2. It’s always the difference that makes the difference.

The little details matter the most, so you should go to great lengths in order to make sure they’re perfect. Expect the final 10% of any design to take just as much time as the first 90%. In the end, being mindful of the smallest details will make all of the larger pieces look and work better, creating a better experience for the end-user.

It’s important to pay just as close attention to the details of a project request as you do to project’s design, too. Follow each instruction carefully and always question your assumptions, asking the requester about their intentions before plowing forward. This will help prevent several errors and will almost certainly save you from extra work long-term.

3. Less is not more, Less is better.

A design is not finished when you have nothing left to add, but when you have nothing left to take away. The less you put in your communications, the more important each individual element in that communication becomes. Because of this, things that are communicated with less also communicate most effectively. It’s easier to take-in what they have to say, and it’s easier to follow their hierarchy and emphasis. Less is always better.

4. Beware the paradox of choice!

We, as humans, desire to flex our fundamental right to choose. We enjoy having choices. We want to have choices. Never is this more true than in the realm of design. You’ve already experienced this, and you’ll never cease requests for, “Please show us X to Y options so we can decide.”

I encourage you to always push back against that. Always tell the requester that they don’t need 5 options to decide, they only need one. The only reason you should make more than one design is (i) because you are dissatisfied with the looks of your first creation or (ii) the project warrants multiple variants for testing. Invest more of yourself into making one thing that is really good instead of five things that are mediocre. Always use that as your argument. If they don’t like the first draft, revisit it and make more based on feedback. Whenever you can avoid it, though, never start with more than one option.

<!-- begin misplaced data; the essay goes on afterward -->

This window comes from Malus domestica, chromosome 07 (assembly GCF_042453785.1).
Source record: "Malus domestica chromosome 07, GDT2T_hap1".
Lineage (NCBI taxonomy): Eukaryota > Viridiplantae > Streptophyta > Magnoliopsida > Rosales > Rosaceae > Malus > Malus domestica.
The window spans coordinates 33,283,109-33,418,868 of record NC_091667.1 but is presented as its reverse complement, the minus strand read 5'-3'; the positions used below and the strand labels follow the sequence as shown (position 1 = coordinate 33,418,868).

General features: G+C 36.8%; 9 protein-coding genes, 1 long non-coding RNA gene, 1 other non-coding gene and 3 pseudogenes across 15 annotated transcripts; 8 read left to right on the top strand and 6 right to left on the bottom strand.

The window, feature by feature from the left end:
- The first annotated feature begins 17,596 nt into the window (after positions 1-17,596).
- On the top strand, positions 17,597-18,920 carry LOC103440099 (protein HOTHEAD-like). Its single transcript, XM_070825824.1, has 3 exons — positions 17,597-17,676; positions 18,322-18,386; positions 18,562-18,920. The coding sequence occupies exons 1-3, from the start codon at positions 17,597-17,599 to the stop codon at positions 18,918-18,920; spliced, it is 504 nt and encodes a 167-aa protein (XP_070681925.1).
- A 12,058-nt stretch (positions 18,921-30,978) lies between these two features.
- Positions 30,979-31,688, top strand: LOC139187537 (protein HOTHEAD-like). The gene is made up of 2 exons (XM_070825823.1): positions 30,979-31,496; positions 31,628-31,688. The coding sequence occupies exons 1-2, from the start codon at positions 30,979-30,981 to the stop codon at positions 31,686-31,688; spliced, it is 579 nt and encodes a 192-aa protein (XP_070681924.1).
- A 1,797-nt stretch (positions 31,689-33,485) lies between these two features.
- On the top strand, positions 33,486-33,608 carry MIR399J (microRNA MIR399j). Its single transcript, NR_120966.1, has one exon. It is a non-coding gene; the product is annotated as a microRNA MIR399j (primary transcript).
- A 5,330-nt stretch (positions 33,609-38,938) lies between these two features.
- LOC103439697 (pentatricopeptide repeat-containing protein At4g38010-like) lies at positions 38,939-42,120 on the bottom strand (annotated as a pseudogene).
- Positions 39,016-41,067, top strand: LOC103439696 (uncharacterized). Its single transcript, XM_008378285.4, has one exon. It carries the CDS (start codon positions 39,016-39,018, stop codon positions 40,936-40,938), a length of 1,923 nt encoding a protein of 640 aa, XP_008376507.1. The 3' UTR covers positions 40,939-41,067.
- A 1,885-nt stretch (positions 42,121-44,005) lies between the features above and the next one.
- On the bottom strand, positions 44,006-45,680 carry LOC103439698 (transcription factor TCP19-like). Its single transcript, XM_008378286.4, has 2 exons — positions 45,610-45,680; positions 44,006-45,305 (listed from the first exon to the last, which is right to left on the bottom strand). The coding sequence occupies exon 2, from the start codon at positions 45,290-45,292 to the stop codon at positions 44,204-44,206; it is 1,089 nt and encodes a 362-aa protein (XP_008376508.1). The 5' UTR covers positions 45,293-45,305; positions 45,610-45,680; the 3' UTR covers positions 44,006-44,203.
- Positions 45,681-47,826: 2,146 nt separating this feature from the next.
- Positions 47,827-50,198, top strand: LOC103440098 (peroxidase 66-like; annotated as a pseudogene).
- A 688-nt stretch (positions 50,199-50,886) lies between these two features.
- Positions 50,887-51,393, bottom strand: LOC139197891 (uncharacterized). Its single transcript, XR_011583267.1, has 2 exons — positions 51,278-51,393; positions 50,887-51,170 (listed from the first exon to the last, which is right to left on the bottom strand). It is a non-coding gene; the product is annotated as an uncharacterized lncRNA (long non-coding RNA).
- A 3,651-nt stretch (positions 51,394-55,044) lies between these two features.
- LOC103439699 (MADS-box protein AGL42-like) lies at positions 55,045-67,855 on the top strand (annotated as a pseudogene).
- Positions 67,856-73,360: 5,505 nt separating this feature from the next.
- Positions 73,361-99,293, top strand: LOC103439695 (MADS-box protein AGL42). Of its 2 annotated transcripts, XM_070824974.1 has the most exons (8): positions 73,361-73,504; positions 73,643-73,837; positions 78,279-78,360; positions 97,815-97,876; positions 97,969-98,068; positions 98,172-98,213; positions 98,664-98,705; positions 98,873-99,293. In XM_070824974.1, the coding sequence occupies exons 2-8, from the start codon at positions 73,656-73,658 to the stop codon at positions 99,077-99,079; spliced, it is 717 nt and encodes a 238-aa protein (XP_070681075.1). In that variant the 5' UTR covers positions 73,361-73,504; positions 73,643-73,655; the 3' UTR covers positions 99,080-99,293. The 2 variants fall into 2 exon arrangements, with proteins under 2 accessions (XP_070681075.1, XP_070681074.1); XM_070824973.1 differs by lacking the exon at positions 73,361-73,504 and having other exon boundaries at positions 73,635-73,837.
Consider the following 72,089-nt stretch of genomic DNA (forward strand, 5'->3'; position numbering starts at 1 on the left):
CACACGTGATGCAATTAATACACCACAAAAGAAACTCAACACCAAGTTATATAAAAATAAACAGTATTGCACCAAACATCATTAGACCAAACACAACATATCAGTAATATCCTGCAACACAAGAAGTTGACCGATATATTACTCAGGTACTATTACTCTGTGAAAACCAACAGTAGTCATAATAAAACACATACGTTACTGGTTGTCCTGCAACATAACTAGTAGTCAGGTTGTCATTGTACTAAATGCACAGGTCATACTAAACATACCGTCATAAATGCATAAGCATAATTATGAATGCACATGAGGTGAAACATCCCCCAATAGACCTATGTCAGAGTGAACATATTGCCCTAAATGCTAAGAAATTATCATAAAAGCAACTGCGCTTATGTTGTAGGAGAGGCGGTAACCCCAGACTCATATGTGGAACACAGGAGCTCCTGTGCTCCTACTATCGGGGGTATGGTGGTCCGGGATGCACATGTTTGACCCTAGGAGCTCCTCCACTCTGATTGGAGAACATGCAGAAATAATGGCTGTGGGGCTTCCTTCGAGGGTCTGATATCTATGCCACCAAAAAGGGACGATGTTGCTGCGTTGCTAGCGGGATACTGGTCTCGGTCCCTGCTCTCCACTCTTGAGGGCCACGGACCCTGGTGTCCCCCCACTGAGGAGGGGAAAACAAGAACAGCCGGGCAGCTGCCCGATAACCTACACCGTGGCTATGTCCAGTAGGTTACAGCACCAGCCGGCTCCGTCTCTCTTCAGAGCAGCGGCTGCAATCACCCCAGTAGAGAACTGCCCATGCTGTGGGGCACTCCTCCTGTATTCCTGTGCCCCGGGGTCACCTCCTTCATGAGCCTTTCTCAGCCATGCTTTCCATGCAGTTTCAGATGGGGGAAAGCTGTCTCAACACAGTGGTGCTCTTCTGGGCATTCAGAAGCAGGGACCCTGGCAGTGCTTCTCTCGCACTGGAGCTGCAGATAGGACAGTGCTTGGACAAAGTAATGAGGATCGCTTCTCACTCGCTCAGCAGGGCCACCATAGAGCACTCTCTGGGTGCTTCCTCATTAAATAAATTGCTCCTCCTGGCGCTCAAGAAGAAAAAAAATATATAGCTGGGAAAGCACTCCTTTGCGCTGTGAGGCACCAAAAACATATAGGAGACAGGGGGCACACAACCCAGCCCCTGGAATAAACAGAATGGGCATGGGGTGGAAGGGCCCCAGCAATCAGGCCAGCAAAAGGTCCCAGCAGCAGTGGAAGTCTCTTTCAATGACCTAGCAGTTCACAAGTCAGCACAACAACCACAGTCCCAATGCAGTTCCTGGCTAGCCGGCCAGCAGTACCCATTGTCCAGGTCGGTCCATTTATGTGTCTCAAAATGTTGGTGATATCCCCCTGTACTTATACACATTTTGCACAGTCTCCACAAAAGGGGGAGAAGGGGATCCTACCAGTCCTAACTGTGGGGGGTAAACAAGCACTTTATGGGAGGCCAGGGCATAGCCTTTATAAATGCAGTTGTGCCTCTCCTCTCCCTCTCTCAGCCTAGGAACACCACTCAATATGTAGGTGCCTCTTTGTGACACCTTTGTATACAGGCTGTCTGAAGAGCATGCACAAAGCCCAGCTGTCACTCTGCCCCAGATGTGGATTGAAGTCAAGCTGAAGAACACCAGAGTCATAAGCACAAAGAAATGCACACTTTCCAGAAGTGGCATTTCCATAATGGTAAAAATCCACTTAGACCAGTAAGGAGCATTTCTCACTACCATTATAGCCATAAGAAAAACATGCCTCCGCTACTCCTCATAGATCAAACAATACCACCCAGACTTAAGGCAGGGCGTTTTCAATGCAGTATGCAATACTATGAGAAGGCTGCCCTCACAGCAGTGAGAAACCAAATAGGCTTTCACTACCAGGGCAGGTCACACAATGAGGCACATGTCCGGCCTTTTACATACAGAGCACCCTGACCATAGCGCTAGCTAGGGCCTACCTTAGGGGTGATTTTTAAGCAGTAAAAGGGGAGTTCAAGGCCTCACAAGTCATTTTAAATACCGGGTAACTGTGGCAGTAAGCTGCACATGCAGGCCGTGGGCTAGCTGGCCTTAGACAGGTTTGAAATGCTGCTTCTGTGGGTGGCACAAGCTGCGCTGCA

The truth is that choice creates for decision paralysis. We no longer see something as “this is what it should be” and instead start wondering, “How many other things can it be? Are any of those other options better than the one I’ve chosen?”. In fact, here’s a great video on the paradox of choice

5. Never underestimate the importance of whitespace.

This last tip serves as a general reminder that it’s easier to communicate a level of importance for various elements by giving them the most space. It also underscores that less is better. Any time you’re asked to add a circle, or arrow, or highlight, or anything else to draw attention to what should be the most important piece of a design… first ask yourself: what can I remove or reposition in order to make it more clear that this is the most important part? Arrows, circles, highlights, etc are all great ways to further emphasize something, but the best way is to eliminate other things that are in the way.

What have we learned?

I cannot emphasize enough that design’s purpose is NOT to make things pretty. The purpose of design is to make things usable. A happy side-effect of useful design is that things generally look prettier than before they’re designed. If you remember nothing else, I hope you can remember that. If you start with what’s most important, subtract all the things that aren’t, and push forward from there you’ll be ahead of most people who start the other way around.

Do you have any advice?

I’d love to hear it! Share it with me and other readers in the comments below.